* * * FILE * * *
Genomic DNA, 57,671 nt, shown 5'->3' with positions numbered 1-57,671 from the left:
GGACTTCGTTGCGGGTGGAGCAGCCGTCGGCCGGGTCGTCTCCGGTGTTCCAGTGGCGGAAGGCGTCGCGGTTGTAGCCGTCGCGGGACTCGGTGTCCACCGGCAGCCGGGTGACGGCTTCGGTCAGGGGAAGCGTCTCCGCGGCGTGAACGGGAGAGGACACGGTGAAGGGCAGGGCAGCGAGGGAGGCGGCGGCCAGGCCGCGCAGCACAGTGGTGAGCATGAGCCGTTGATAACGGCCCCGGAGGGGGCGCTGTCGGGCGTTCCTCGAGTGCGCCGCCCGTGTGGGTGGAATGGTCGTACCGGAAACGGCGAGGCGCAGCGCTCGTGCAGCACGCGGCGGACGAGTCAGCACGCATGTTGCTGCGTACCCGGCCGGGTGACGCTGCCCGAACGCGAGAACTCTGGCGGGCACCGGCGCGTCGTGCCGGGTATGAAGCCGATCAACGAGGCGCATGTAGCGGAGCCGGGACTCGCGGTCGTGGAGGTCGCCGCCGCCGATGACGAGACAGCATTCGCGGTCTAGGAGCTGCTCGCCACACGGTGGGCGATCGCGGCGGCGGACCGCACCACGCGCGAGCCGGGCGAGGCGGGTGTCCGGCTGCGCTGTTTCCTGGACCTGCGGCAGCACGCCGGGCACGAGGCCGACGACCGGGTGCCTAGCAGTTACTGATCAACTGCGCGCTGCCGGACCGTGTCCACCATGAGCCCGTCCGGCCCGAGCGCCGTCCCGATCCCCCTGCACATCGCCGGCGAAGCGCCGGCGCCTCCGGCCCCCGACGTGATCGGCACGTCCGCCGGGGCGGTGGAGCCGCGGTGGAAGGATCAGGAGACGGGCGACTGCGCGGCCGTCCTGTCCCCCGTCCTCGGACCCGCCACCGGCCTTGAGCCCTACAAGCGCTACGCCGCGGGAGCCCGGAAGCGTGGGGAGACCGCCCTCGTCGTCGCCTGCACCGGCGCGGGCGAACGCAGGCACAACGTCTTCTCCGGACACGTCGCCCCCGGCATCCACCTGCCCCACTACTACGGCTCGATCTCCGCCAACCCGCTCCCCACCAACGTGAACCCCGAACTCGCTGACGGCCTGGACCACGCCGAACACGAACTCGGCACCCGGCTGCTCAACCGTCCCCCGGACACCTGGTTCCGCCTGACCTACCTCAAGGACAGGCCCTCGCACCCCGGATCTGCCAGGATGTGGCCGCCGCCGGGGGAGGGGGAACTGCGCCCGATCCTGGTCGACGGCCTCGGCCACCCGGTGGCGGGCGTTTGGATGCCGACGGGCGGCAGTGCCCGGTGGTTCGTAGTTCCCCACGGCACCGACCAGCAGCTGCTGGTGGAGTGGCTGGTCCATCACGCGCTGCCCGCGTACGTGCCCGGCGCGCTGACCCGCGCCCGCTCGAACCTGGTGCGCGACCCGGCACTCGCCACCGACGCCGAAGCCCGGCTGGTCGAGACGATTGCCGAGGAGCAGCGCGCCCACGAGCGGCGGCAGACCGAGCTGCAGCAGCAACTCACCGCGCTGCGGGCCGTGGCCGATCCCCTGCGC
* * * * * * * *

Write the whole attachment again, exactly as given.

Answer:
Genomic DNA, 57,671 nt, shown 5'->3' with positions numbered 1-57,671 from the left:
GGACTTCGTTGCGGGTGGAGCAGCCGTCGGCCGGGTCGTCTCCGGTGTTCCAGTGGCGGAAGGCGTCGCGGTTGTAGCCGTCGCGGGACTCGGTGTCCACCGGCAGCCGGGTGACGGCTTCGGTCAGGGGAAGCGTCTCCGCGGCGTGAACGGGAGAGGACACGGTGAAGGGCAGGGCAGCGAGGGAGGCGGCGGCCAGGCCGCGCAGCACAGTGGTGAGCATGAGCCGTTGATAACGGCCCCGGAGGGGGCGCTGTCGGGCGTTCCTCGAGTGCGCCGCCCGTGTGGGTGGAATGGTCGTACCGGAAACGGCGAGGCGCAGCGCTCGTGCAGCACGCGGCGGACGAGTCAGCACGCATGTTGCTGCGTACCCGGCCGGGTGACGCTGCCCGAACGCGAGAACTCTGGCGGGCACCGGCGCGTCGTGCCGGGTATGAAGCCGATCAACGAGGCGCATGTAGCGGAGCCGGGACTCGCGGTCGTGGAGGTCGCCGCCGCCGATGACGAGACAGCATTCGCGGTCTAGGAGCTGCTCGCCACACGGTGGGCGATCGCGGCGGCGGACCGCACCACGCGCGAGCCGGGCGAGGCGGGTGTCCGGCTGCGCTGTTTCCTGGACCTGCGGCAGCACGCCGGGCACGAGGCCGACGACCGGGTGCCTAGCAGTTACTGATCAACTGCGCGCTGCCGGACCGTGTCCACCATGAGCCCGTCCGGCCCGAGCGCCGTCCCGATCCCCCTGCACATCGCCGGCGAAGCGCCGGCGCCTCCGGCCCCCGACGTGATCGGCACGTCCGCCGGGGCGGTGGAGCCGCGGTGGAAGGATCAGGAGACGGGCGACTGCGCGGCCGTCCTGTCCCCCGTCCTCGGACCCGCCACCGGCCTTGAGCCCTACAAGCGCTACGCCGCGGGAGCCCGGAAGCGTGGGGAGACCGCCCTCGTCGTCGCCTGCACCGGCGCGGGCGAACGCAGGCACAACGTCTTCTCCGGACACGTCGCCCCCGGCATCCACCTGCCCCACTACTACGGCTCGATCTCCGCCAACCCGCTCCCCACCAACGTGAACCCCGAACTCGCTGACGGCCTGGACCACGCCGAACACGAACTCGGCACCCGGCTGCTCAACCGTCCCCCGGACACCTGGTTCCGCCTGACCTACCTCAAGGACAGGCCCTCGCACCCCGGATCTGCCAGGATGTGGCCGCCGCCGGGGGAGGGGGAACTGCGCCCGATCCTGGTCGACGGCCTCGGCCACCCGGTGGCGGGCGTTTGGATGCCGACGGGCGGCAGTGCCCGGTGGTTCGTAGTTCCCCACGGCACCGACCAGCAGCTGCTGGTGGAGTGGCTGGTCCATCACGCGCTGCCCGCGTACGTGCCCGGCGCGCTGACCCGCGCCCGCTCGAACCTGGTGCGCGACCCGGCACTCGCCACCGACGCCGAAGCCCGGCTGGTCGAGACGATTGCCGAGGAGCAGCGCGCCCACGAGCGGCGGCAGACCGAGCTGCAGCAGCAACTCACCGCGCTGCGGGCCGTGGCCGATCCCCTGCGC